The goals of treatment in traumatic brain injury include reducing intracranial pressure, maintaining blood pressure, and ensuring proper ventilation. Hyperosmolar therapy reduces brain edema. Mannitol is a hyperosmolar osmotic diuretic which is considered the first line treatment for reducing intracranial pressure; administration of mannitol (0.5-2 grams/kg as an IV bolus over 20minutes q6-8 hours) has been shown to have a beneficial effect on neurological outcome in human and veterinary patients with brain injury. Hypertonic saline (3-5ml/kg) is another hyperosmolar solution with effects similar to mannitol which can be used to reduce intracranial pressure and rapidly provide intravascular volume expansion. Other important steps in managing trauma patients include intravenous fluid therapy to prevent hypotension, placing patients in an oxygen-rich environment to prevent hypoxia, and close monitoring of ventilation to prevent hypercarbia. Analgesic care should be given as needed with opioids or other reversible medications. If there is a risk for infection, antibiotic therapy should be provided to reduce the risk of an abscess from developing. Importantly, glucocorticoids are contra-indicated and should not be given to patients with brain injury; administration of steroids is associated with worse outcomes in human adults with head trauma. A helpful clinical practice review article from the Journal of Veterinary Emergency and Critical detailing medical management recommendations for patients with traumatic brain in is provided below in the article references.4

In the event that medical therapy is unsuccessful, surgical treatment (decompressive craniectomy) may be necessary for patient stabilization. This is the case with depressed skull fractures, large space occupying hematomas, or intracranial abscessation.


There is scarce available information that is predictive of prognosis in veterinary medicine for patients with traumatic brain injury. However, many patients can recover if systemic and neurological abnormalities are identified and treated early. Dogs and cats have an extraordinary ability to compensate and improve after sustaining brain damage. Longterm effects such as post-traumatic epilepsy are reported to occur in a small percentage of patients with head trauma; in one retrospective study of dogs with epilepsy, 15% of dogs had a history of prior head injury.5 Ultimately, patient response and degree of improvement to treatment over time ultimately determines the prognostic outcome.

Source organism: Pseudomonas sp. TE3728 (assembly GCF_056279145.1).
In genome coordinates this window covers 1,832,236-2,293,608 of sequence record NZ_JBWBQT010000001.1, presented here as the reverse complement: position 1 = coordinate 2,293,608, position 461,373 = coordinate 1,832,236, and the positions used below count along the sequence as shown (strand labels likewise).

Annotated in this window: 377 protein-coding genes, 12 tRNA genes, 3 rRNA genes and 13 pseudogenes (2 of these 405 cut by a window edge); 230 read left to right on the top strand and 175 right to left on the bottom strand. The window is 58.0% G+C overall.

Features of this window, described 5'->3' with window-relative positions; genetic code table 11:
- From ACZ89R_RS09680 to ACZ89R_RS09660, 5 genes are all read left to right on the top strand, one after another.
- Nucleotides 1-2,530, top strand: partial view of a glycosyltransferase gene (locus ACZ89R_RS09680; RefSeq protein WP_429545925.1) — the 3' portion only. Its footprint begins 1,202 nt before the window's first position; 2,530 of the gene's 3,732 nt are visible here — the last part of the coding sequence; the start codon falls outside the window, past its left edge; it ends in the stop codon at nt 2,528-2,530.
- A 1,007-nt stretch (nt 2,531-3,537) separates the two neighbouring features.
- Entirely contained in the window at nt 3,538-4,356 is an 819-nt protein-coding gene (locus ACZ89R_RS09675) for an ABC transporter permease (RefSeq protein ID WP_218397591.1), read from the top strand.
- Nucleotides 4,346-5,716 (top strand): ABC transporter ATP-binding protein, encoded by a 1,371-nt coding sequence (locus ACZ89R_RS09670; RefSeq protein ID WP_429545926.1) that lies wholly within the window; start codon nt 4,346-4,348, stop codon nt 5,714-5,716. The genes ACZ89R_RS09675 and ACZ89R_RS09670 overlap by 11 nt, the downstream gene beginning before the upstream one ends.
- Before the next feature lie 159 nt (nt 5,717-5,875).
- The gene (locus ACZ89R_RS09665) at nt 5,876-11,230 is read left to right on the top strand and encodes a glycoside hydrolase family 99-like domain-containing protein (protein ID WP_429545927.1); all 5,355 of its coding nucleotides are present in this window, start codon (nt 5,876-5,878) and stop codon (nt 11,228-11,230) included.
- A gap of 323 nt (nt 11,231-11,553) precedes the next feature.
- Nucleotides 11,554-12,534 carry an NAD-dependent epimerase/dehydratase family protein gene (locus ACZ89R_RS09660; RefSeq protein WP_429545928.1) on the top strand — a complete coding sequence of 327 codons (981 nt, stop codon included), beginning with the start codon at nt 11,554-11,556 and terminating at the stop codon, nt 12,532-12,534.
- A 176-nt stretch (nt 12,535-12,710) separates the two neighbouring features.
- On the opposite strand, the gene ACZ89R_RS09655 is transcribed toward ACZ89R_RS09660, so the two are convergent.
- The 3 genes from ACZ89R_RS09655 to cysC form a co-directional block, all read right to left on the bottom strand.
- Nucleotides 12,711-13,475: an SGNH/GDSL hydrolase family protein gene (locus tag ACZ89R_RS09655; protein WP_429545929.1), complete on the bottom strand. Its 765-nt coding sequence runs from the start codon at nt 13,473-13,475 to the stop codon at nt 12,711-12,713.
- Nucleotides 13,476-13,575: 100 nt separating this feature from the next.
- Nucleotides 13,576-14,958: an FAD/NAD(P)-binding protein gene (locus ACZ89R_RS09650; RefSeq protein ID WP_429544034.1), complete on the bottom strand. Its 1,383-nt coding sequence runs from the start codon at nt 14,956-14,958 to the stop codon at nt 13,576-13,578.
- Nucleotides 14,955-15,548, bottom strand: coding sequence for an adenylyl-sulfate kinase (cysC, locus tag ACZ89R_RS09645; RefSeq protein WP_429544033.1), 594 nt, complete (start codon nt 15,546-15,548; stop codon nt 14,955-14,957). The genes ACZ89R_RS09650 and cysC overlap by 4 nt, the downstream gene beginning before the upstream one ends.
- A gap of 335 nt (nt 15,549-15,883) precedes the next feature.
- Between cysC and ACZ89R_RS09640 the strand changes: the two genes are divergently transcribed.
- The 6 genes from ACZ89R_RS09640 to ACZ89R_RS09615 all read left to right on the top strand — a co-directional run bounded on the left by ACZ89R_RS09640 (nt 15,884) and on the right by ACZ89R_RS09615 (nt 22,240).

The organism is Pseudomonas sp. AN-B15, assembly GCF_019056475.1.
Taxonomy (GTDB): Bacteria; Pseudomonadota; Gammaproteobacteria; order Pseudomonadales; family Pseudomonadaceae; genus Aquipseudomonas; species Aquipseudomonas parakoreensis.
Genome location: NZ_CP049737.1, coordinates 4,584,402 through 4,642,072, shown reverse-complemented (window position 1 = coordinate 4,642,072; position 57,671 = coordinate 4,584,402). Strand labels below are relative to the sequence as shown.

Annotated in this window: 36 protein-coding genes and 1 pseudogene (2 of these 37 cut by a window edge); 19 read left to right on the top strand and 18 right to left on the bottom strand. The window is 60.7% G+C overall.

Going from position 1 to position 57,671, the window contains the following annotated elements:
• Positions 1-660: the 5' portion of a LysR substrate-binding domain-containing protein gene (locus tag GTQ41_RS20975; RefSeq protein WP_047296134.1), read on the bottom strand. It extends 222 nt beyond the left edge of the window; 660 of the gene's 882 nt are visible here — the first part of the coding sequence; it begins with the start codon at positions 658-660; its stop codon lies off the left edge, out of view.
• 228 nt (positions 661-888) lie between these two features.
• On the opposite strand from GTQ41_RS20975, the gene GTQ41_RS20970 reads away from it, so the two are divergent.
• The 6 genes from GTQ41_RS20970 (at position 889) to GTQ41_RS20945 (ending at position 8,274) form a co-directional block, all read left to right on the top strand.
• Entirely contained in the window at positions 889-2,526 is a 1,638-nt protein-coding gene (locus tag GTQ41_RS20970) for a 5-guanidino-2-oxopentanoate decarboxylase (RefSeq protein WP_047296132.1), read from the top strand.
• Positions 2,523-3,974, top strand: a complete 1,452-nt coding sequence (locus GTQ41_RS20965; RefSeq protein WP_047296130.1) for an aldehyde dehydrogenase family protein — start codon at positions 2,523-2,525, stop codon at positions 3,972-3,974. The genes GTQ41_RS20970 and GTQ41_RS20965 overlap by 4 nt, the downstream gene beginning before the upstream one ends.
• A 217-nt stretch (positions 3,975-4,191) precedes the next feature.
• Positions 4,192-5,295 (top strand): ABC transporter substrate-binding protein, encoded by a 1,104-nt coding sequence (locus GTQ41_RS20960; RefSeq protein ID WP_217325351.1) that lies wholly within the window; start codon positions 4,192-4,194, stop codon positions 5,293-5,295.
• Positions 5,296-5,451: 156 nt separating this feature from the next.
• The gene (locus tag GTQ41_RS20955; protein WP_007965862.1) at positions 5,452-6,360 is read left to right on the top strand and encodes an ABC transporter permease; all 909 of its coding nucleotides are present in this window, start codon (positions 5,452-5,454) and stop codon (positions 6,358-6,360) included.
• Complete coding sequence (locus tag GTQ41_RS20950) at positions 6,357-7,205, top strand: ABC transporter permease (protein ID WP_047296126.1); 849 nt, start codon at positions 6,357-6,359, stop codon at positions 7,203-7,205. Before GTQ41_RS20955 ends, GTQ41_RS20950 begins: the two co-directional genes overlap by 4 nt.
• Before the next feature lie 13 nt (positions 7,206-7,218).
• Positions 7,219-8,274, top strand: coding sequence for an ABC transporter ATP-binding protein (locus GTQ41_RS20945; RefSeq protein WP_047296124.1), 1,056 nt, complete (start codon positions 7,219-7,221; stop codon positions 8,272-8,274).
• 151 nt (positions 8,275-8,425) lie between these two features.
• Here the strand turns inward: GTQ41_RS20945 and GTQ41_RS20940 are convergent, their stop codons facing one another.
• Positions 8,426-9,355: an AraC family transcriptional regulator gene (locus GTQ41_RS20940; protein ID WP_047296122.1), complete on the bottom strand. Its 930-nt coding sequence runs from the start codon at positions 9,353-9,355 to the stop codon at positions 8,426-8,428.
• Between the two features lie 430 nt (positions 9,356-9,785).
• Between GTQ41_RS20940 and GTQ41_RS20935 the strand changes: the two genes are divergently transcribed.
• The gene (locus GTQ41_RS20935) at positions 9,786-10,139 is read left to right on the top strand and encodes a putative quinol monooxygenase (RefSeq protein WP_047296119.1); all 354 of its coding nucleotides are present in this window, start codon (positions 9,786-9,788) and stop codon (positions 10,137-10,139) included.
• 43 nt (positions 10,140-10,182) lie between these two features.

1. de Lahunta and Glass. Veterinary Neuroanatomy and Clinical Neurology, 3rd ed. St. Louis, MO: Elsevier Inc;2009.
  2. Platt SR, Radaelli ST, McDonnell JJ. The Prognostic Value of the Modified Glasgow Coma Scale in Head Trauma in Dogs. J Vet Intern Med 2001; 15:581-584.
  3. Yanai H, et al. Results of magnetic resonance imaging performed within 48 hours after head trauma in dogs and association with outcome: 18 cases (2007-2012). J Vet Am Med Assoc 2015;11(1):1222-1229.
  4. Sande A and West C. Traumatic brain injury: A review of pathophysiology and management. Journal of Vet Emerg and Crit Care 2010;20(2):177-190.Steinmetz S, et al. Epilepsy after head injury in dogs: a natural model of posttraumatic epilepsy. Epilepsia 2013; 54(4):580-8.


About the author

Dr. Lipitz, a New Jersey native, received her undergraduate and Doctorate of Veterinary Medicine degrees from the University of Pennsylvania. She completed a small animal rotating internship at Tufts University in 2005. Following this academic training, Dr. Lipitz worked in private practice for three years as an emergency and critical care veterinarian at the Veterinary Specialty and Emergency Center in Langhorne, Pennsylvania. In 2008, Dr. Lipitz went on to complete her Neurology and Neurosurgery residency at the University of Wisconsin-Madison; she received her ACVIM Board Certification in June of 2011. Dr. Lipitz completed additional continuing education and earned her ACVIM Certificate of Neurosurgery Training in May of 2012.

Prior to relocating to the Maryland/DC area, Dr. Lipitz worked as a staff Neurologist at a specialty and emergency hospital in Coral Springs, Florida. Dr. Lipitz enjoys lecturing and has given continuing education seminars to veterinarians as well as presented her research at the ACVIM conference. She has several publications to her credit in the areas of infectious brain disease, neoplastic brain disease, and congenital spinal disorders. Outside of work, Dr. Lipitz enjoys spending time with her husband Chad, their son Chase and daughter Cate, and lovable Labrador, Keyes.